Britain just took over E.U. defense with newly signed treaty

Adding detail to Bill’s post Entente Cordiale, Meet Special Relationship here, in a nutshell, are the main elements of the “Declaration on Defense and Security Co-operation” signed today by British Prime Minister David Cameron and French President Nicolas Sarkozy.There are 17 points of agreement which include:

Combined Joint Expeditionary Force – The tri-service CJEF will not be a standing force but be available ”at notice for bilateral, NATO, European Union, United Nations or other” operations. It is expected to include units from the Parachute Regiment, the Royal Marines and Special Forces and when deployed would take its orders from one commander, either British or French. Combined land and air exercises will begin in 2011 with ”progress towards full capability in subsequent years”.

Aircraft Carriers – The UK will fit ”cat and trap” to its future aircraft carrier so that combat aircraft from each country can use each other’s carriers with the aim that at least one carrier will be available at all times. By the early 2020s that should allow the creation of a ”UK-French integrated carrier strike group”.

A400M – Final negotiations are under way to set up a shared maintenance contract with Airbus Military for maintenance of both countries’ fleets of A400Ms, and co-operation will be sought on training.

UAVs – Joint development of a new Medium Altitude Long Endurance combat unmanned air vehicle to come into service between 2015-2020 and longer term research into the next generation of such vehicles.

Missiles – a 10-year strategic plan for joint procurement of missiles;

Defence industry and research – Aims to cut 30% of the cost of complex weapons systems through a 10-year strategic plan including a single European prime contractor. This will act as a test for co-operation in other industrial sectors. Each country will spend a minimum of €50 million a year on research and technology in ten priority areas that range from satellite communications, UAVs, naval systems and missiles to simulation and electronic warfare.

Other initiatives include a cybersecurity framework, the development of a joint approach to mine detection and countermeasures and the possibility of France using ”spare capacity” in the UK future air-to-air refuelling fleet ”provided it is financially acceptable to both nations”.

A separate treaty in Nuclear weapons was also signed. According to this, a joint facility will be built at the existing Valduc research center in Burgundy, France to ”model performance of our nuclear warheads and materials to ensure long-term viability, security and safety”. It will be supported by a Joint Technology Development center at Aldermaston in the UK.

We’ll forget about how you shot Lord Nelson as long as you let that Agincourt thing go. 

The Anglo-French accord announced today is big geopolitical news for a lot of reasons.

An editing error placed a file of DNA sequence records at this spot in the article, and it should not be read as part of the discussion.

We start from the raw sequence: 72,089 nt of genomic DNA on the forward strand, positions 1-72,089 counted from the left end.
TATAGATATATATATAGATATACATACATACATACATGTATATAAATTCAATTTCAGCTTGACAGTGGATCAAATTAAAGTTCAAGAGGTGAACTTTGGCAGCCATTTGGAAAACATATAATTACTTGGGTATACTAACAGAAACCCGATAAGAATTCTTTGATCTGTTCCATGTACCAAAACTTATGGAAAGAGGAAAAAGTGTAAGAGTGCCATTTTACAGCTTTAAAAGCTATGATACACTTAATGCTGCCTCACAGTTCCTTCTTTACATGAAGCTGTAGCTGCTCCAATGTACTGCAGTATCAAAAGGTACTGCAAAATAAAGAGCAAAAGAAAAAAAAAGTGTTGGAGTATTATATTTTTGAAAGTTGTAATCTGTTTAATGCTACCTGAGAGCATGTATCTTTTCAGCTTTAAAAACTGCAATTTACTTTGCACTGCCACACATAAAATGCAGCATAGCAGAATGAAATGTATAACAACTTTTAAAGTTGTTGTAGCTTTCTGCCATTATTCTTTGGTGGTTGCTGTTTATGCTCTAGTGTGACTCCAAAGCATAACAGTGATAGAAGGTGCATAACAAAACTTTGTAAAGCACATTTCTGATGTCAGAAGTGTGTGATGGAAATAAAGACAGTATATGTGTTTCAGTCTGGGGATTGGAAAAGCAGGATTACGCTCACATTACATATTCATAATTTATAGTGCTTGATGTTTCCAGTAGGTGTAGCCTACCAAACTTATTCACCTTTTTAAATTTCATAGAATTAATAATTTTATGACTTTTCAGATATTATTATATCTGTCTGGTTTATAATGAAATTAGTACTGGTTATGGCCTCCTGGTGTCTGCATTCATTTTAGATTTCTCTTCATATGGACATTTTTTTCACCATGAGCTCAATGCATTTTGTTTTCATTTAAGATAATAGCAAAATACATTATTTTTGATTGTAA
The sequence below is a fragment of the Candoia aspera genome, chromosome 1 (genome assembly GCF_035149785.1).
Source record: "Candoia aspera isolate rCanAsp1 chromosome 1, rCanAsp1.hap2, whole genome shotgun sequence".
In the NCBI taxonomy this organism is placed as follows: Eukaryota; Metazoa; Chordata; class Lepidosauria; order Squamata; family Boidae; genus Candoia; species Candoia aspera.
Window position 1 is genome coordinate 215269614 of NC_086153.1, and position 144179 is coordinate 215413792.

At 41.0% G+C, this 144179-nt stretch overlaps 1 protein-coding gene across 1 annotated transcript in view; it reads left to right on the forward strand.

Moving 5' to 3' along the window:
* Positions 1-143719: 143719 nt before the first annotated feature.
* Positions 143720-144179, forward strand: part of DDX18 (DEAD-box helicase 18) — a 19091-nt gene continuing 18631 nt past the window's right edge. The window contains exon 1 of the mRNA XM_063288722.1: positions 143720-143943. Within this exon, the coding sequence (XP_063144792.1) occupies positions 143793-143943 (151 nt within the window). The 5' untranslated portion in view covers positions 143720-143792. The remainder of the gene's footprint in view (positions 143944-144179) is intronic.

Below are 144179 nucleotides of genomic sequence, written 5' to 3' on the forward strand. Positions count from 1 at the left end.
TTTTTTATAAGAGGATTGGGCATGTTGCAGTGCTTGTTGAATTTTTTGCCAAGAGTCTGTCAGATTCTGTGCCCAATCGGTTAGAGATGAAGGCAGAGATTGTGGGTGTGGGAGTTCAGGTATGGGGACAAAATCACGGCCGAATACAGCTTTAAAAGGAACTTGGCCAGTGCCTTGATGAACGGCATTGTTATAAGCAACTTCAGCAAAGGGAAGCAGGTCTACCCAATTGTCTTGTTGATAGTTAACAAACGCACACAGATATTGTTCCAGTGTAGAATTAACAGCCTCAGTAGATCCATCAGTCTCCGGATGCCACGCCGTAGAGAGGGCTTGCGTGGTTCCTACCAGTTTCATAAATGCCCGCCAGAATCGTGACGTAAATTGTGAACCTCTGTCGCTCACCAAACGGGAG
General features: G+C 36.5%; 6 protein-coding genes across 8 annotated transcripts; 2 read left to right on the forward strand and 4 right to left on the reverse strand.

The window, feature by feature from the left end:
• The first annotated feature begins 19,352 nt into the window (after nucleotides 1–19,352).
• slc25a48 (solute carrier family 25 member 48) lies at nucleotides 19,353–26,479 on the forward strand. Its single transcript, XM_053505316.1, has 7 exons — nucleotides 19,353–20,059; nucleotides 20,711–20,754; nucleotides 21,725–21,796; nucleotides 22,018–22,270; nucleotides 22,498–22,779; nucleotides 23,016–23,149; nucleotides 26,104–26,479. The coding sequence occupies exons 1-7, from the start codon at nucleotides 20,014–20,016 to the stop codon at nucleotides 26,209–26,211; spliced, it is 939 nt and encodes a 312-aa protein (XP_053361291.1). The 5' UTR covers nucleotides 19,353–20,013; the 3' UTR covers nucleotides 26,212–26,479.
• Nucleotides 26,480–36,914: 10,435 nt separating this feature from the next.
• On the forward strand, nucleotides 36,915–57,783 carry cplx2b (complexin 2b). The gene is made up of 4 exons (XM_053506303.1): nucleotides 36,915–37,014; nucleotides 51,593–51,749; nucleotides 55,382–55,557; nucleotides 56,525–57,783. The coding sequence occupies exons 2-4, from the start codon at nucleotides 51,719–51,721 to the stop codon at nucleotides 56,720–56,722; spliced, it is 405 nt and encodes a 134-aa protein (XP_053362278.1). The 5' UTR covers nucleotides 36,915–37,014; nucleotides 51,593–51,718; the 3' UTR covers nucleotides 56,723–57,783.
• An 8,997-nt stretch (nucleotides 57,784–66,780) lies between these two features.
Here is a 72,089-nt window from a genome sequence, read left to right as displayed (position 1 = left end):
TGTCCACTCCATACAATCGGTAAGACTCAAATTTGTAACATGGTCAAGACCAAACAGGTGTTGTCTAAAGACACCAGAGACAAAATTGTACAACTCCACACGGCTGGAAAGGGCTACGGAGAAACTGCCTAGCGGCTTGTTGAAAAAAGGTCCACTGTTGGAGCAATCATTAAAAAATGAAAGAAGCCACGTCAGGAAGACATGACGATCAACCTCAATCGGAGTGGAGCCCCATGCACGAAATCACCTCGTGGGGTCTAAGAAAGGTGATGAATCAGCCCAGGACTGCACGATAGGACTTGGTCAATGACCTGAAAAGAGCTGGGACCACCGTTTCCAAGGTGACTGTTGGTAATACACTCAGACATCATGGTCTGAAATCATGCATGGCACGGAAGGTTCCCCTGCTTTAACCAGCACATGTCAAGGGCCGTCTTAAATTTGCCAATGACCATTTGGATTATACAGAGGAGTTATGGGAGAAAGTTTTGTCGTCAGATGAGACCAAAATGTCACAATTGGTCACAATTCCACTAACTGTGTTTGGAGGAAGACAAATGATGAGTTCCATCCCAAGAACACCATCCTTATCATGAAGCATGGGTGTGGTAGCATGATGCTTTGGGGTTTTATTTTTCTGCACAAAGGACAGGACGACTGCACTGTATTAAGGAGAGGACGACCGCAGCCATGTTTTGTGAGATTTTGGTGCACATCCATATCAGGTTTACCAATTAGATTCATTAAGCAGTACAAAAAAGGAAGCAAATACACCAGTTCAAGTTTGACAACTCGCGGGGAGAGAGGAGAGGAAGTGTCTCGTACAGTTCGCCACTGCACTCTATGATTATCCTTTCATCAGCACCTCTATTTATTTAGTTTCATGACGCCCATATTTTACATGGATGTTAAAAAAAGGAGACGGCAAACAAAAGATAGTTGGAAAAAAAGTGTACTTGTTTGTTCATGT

Operationally and technologically, a 50-year agreement creates the dominant military power in Europe and the natural leader of any European defense union. Britain and France are the only European nuclear powers, the only European nations with any plans to operate full-size aircraft carriers, a key element in any expeditionary force, and the only European builders of nuclear-powered vessels. MBDA and Thales are major defense contractors with both UK and French segments.

Culturally, the two nations have never been closer. Generations of adults have studied each others’ languages and the Eurotunnel has brought Paris closer to London than England’s own northern regions. In the process, a lot of the mistrust that slowed the UK’s entry into the Common Market (the EU’s predecessor) and that blocked the UK’s entry into the Euro system has evaporated.

In military terms, the two big issues are carriers and nuclear weapons.

Both nations have decided that carriers are a central part of their forces. The argument is simple: if you want to send an expeditionary force somewhere, even a small air force that might be hostile is a huge problem if there’s no carrier, because the warships covering your transports can’t see beyond the horizon, and antisubmarine warfare helicopters are sitting ducks outside the envelope of the escorts’ anti-air warfare systems.

Problem:  you need two carriers to keep one available at all times, and neither the UK nor France can afford it. Sharing ships is a solution. Doing this required the UK to dump the F-35B for a conventional carrier aircraft. In the longer term, expect the UK and France to establish a common E-2 Hawkeye force (AEW&C was an unsolved problem for the STOVL ship). Also, it’s not beyond the bounds of possibility that the French would decide, at some point, that the UK’s spare carrier is a better deal than the smaller and troublesome Charles de Gaulle.

The nuclear issue is fascinating. The UK continues to insist that it will retain its collaboration with the US and that its future SSBN will be developed alongside its US Navy equivalent. The result is that any nuclear-weapons collaboration between the UK and France will focus on warhead testing and stockpile management.

How does this affect the US-UK relationship? At a forum Monday in Washington organized by the Center for Strategic and International Studies, the UK’s vice-chief of the defense staff, Gen Sir Nicholas Houghton, was at pains to reassure US pundits and advisers that a UK-France deal “could only be a good thing” for the US. “There was a period of time when a UK-France entente would be seen as destabilising to US-UK relations, but we have matured a long way beyond that.” What happened, he said, was that “in the process of the SDSR, France and the UK looked at each other and said ‘we need to talk’.”

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